It takes some time to adjust to a new insulin pump. How long, exactly, I’m not sure. However, I’m about a month into my life with the Animas OneTouch Ping (with the meter-remote), and I’d say that this week’s blog entry and possibly one more will be the extent to which I write about my pump transition process. Not that I’m running out of things to say, but I do have other life-with-diabetes things I’d like to write about.
The verdict on Animas vs. Cozmo as of this writing? I like the Animas OneTouch more than I ever liked the Deltec Cozmo (which I recently switched from). It’s been a while in the making of the call, and no, I’m not making the statement to convince myself I like the Animas more — after all, because the Cozmo’s no longer manufactured, it doesn’t matter if I pined for the days of the Deltec; they’re gone.
There are several things that have really pushed me into the Animas camp, and the one I want to write about this week is the pump’s ability to talk to its meter. The Animas OneTouch Ping comes with a blood glucose meter, which they call the meter-remote. This device, I’ve found, is a wonderfully convenient way for me to check my blood glucose and to bolus for meals.
See, it may seem rather lazy, but I don’t like to unclip my pump from my belt, or have to pull the pump out of my pocket, in order to bolus for a meal or — as with the Cozmo, which had a meter attached to it — check my blood glucose. I’d much rather get up and walk to the other room and check my glucose via the meter-remote than to not get up at all and have to dig in my pocket or unclip from the belt, unfurl the tubing on the pump, check or bolus, then put the pump back away.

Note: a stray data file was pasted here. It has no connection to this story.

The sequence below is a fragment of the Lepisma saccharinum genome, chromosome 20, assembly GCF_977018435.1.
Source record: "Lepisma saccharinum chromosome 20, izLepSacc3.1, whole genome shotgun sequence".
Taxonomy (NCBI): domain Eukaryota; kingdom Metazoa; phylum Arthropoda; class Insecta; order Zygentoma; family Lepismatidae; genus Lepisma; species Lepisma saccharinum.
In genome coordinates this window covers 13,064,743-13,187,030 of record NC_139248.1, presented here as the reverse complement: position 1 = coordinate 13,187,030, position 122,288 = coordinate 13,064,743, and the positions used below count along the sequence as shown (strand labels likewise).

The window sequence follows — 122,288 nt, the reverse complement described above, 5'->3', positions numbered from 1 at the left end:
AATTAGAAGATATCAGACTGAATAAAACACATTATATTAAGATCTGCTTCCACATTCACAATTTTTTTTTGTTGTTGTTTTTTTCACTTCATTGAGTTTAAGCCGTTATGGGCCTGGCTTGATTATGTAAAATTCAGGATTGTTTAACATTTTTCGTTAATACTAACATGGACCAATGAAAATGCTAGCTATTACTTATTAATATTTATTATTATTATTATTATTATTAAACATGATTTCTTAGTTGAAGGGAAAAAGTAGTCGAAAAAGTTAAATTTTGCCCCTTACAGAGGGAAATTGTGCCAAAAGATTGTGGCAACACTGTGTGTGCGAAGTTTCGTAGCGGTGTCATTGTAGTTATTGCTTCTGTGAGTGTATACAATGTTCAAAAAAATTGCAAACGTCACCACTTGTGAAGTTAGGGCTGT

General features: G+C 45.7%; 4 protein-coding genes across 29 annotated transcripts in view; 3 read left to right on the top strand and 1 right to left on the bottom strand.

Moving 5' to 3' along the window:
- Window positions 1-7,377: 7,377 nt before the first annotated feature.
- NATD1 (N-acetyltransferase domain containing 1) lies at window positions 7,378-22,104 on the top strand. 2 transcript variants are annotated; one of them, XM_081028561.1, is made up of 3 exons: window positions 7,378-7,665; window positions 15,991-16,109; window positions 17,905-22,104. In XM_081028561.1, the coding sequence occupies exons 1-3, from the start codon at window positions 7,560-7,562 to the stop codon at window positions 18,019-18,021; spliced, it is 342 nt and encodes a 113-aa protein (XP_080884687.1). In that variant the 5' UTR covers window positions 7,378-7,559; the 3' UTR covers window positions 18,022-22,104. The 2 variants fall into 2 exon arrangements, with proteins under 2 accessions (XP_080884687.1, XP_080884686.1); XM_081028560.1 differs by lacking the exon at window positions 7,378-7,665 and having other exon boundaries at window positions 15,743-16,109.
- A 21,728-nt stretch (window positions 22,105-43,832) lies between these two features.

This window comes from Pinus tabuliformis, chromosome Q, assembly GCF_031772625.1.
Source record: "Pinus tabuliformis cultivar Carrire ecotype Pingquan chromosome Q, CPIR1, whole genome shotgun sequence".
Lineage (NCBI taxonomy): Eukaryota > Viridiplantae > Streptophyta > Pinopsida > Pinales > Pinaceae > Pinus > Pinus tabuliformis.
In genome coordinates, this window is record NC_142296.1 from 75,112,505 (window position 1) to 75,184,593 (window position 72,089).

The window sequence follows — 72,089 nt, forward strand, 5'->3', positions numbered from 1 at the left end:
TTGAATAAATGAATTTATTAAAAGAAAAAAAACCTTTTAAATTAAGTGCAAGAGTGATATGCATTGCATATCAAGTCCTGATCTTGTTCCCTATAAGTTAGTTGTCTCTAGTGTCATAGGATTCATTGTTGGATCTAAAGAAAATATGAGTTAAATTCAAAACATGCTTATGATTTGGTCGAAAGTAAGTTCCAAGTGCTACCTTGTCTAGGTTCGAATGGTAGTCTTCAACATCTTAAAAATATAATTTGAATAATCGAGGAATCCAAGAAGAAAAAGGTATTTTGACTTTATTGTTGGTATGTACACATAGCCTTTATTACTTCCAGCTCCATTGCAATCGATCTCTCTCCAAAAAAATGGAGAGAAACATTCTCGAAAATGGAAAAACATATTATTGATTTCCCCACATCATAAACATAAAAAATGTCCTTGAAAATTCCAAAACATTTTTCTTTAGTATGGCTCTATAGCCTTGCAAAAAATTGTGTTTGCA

Not sure why, really, but perhaps out-of-sight with the pump is how I am most comfortable with an insulin pump. I am not ashamed of the device, but I do like forgetting that it’s there, that it’s attached. That’s difficult to do, yet for some reason, for me (and note this is me speaking about my experience; yours is probably quite different), the less I futz about with the pump itself, the more satisfied I am with wearing it. Standing at my dresser, sitting at my desk at work, or wherever it is I may be, and simply having to check on a handheld device the size of a cell phone and then dialing in a correction or bolus from that same device without having to remove anything from my person? That right there earns the Animas a lot of points in my book.
And with the meter-remote, I find I’m checking my blood glucose levels more frequently. This has the benefit of helping me keep my overall average glucose lower. I admit that I’m frustrated that the range the meter-remote has to the pump on my person isn’t nearly as far as I’d like it to be, but these are slight adjustments, and I’ve made them willingly.
Source URL: https://www.diabetesselfmanagement.com/blog/pump-assessment-continues/
Eric Lagergren: Eric Lagergren was born in 1974 but didn’t give much thought to diabetes until March 2007, when he was diagnosed with Type 1. He now gives quite a bit of thought to the condition, and to help him better understand his life as a person with diabetes, he writes about it. Eric is the senior editor for the Testing Division at the University of Michigan’s English Language Institute in Ann Arbor. (Eric Lagergren is not a medical professional.)
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